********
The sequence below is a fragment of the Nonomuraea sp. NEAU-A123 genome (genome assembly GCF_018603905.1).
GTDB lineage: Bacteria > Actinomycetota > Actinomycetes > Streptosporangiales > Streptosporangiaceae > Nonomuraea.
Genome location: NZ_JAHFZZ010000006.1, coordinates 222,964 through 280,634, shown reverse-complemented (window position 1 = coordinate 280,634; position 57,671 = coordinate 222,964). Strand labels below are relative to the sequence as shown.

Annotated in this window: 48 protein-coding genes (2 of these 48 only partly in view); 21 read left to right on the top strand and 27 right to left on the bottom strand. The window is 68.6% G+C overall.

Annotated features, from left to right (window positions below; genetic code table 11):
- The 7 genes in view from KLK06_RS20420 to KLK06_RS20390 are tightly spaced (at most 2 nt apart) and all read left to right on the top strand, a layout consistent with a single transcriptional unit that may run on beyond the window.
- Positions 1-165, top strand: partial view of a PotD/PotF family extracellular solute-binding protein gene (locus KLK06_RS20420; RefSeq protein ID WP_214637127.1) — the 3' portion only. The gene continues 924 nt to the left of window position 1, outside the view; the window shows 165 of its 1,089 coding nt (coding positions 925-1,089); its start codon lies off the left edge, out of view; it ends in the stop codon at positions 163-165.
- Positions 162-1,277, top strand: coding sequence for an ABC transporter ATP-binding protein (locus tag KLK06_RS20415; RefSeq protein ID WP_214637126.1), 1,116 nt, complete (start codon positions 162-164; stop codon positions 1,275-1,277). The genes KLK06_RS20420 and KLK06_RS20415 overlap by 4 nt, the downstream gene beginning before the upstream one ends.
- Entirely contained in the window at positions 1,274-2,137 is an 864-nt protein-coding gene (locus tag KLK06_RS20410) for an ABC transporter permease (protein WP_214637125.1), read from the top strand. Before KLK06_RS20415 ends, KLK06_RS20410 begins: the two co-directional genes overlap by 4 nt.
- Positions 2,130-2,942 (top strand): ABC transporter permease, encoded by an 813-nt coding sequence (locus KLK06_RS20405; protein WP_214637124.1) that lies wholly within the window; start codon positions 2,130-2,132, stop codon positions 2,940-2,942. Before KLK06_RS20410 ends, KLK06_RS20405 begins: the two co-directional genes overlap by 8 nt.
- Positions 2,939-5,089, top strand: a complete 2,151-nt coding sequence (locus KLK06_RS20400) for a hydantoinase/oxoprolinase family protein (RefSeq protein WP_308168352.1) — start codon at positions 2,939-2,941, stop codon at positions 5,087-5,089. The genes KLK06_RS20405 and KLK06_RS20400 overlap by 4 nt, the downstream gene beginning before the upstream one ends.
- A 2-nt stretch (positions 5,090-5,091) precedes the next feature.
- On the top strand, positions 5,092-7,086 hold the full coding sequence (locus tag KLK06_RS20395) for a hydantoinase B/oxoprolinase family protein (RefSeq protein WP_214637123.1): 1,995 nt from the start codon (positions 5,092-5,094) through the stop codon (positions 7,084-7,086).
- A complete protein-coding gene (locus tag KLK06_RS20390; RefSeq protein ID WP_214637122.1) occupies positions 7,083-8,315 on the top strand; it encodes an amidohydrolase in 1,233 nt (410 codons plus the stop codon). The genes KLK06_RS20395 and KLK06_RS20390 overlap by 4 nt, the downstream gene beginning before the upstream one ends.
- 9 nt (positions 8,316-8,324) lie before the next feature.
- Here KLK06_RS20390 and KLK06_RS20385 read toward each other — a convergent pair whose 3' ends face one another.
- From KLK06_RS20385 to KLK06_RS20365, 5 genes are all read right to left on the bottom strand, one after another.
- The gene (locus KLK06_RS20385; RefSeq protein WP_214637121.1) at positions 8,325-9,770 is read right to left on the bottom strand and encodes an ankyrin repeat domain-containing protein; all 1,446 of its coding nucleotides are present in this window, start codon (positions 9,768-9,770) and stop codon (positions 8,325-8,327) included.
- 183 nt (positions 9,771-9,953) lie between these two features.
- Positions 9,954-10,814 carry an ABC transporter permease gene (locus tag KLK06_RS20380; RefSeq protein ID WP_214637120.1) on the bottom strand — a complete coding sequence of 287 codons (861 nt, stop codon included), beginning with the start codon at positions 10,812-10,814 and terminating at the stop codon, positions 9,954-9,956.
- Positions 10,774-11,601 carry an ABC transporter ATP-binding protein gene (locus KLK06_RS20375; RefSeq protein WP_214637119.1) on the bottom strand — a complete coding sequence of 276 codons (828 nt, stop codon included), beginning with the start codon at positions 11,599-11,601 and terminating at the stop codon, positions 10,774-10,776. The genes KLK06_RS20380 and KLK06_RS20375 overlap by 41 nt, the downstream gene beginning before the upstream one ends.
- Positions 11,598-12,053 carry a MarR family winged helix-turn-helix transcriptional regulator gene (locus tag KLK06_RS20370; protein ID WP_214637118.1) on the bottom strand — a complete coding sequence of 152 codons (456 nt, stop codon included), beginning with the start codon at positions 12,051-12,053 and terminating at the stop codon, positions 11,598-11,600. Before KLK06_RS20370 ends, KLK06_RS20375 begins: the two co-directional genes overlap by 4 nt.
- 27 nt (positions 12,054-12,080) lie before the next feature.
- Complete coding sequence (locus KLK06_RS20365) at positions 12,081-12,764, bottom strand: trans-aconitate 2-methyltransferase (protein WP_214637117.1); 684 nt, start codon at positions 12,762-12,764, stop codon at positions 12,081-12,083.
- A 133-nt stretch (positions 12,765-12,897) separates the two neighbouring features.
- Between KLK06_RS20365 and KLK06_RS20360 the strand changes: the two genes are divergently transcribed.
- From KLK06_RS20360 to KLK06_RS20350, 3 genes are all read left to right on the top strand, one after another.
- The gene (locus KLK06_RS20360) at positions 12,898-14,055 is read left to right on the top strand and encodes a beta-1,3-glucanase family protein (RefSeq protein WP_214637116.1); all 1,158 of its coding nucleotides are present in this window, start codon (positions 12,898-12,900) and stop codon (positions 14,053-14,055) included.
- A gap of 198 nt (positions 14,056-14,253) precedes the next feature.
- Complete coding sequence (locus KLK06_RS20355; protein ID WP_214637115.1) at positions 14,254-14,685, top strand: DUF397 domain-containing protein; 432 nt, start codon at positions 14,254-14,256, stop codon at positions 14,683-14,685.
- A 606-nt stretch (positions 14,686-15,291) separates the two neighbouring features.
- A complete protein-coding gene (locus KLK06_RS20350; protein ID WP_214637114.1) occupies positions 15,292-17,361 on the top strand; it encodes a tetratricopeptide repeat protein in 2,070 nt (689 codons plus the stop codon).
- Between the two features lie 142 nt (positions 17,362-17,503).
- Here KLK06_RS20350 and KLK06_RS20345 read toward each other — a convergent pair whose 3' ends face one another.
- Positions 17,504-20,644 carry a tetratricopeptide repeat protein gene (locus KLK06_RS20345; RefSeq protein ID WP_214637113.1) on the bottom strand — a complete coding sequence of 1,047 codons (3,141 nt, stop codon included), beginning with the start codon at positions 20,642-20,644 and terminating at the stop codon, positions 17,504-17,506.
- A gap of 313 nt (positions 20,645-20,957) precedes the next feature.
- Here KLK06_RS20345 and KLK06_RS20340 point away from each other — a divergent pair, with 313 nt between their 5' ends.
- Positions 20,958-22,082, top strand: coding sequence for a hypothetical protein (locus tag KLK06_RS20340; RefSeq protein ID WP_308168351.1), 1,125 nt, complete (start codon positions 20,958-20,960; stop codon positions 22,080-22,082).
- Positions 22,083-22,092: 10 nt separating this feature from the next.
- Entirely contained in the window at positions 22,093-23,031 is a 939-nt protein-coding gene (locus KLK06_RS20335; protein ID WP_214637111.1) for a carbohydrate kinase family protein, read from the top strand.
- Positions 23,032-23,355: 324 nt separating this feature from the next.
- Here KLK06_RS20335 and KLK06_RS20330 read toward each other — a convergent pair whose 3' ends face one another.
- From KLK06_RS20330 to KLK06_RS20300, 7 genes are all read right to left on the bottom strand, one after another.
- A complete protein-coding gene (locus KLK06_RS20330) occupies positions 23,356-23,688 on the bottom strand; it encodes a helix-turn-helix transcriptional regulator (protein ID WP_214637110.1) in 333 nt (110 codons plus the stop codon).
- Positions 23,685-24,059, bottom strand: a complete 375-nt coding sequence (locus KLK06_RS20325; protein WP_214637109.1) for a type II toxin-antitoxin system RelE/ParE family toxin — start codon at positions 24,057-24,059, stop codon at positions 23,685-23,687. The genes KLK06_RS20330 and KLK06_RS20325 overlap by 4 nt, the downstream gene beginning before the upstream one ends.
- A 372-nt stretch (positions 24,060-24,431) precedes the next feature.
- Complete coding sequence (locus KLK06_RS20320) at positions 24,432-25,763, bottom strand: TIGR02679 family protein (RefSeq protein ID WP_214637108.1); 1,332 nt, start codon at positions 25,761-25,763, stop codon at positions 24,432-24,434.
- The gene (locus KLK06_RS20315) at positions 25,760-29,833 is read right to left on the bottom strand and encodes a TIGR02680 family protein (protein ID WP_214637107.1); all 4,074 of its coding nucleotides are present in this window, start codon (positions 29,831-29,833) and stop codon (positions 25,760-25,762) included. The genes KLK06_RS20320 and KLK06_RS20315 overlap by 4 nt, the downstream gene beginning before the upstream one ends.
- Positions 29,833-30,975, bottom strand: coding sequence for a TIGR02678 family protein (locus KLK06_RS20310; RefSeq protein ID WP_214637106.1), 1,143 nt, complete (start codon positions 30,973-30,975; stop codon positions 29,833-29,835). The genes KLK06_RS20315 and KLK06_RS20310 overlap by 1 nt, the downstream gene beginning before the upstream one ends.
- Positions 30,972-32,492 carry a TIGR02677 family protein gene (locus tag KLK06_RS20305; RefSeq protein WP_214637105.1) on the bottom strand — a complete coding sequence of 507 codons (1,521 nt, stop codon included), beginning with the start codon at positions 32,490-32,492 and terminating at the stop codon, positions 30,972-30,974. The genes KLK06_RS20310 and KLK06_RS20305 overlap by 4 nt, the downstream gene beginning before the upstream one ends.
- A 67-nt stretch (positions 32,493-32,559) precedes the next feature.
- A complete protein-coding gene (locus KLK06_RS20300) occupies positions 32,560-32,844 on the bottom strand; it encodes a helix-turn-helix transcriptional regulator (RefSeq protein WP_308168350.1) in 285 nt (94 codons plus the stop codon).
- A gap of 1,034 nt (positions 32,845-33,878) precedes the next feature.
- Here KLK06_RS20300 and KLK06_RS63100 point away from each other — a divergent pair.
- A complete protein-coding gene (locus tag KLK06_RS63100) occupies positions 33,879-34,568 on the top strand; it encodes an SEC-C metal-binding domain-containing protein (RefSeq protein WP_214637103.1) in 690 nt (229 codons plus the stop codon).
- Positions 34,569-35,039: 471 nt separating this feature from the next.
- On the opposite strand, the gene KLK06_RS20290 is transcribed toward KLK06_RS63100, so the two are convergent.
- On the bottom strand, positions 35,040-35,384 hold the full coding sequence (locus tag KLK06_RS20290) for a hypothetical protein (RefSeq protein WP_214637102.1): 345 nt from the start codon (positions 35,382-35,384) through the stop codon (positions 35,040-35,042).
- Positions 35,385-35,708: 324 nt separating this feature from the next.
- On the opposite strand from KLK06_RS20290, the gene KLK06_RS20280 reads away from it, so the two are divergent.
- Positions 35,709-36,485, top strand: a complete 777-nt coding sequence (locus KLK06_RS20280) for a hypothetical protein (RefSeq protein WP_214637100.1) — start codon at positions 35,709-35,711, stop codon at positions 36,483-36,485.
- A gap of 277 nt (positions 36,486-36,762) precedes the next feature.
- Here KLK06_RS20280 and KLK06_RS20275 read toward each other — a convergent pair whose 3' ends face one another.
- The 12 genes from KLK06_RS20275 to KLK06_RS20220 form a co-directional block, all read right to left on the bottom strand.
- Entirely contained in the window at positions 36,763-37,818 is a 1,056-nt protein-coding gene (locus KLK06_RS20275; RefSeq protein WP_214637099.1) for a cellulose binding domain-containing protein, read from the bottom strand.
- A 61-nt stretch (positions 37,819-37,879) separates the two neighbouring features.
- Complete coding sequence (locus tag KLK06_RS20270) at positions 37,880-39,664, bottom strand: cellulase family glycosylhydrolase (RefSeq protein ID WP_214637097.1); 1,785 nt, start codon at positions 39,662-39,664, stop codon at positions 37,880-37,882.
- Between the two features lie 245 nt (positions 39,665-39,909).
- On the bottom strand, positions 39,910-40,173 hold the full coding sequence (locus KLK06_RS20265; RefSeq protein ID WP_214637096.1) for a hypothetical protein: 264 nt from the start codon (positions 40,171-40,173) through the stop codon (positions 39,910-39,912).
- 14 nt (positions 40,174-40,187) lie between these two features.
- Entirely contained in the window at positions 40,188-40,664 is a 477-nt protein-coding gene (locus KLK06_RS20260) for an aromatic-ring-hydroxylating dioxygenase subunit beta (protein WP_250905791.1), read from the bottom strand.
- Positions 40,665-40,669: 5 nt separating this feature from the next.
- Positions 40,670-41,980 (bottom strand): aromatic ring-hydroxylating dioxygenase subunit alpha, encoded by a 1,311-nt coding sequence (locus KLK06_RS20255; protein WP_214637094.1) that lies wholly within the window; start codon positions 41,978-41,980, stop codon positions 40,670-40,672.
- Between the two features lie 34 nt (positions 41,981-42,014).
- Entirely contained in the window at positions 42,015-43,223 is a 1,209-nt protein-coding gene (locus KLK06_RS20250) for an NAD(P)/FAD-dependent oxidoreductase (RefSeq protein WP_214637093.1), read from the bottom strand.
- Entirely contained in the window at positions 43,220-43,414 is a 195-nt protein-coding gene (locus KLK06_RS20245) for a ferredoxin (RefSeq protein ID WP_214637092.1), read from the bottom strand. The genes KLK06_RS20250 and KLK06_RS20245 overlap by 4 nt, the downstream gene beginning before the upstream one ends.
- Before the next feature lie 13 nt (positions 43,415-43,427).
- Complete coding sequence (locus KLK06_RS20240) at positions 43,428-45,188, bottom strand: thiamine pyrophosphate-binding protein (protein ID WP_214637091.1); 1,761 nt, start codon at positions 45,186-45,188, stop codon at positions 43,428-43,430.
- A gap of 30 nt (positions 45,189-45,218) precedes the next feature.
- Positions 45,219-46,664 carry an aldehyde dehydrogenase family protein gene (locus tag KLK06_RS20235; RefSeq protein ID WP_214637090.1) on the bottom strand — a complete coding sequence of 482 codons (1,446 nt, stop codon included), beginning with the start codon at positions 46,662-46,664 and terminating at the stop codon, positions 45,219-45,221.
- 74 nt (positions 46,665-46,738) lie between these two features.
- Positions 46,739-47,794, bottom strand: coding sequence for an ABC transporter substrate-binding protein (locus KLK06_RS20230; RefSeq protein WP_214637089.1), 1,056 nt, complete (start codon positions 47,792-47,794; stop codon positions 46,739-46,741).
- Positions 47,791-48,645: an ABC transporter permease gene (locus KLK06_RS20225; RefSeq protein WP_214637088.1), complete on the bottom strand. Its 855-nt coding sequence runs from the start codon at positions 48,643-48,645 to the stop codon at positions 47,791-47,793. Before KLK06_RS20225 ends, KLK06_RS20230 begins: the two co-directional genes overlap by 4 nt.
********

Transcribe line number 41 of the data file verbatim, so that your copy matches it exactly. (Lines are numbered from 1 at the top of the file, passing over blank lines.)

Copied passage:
- Positions 23,032-23,355: 324 nt separating this feature from the next.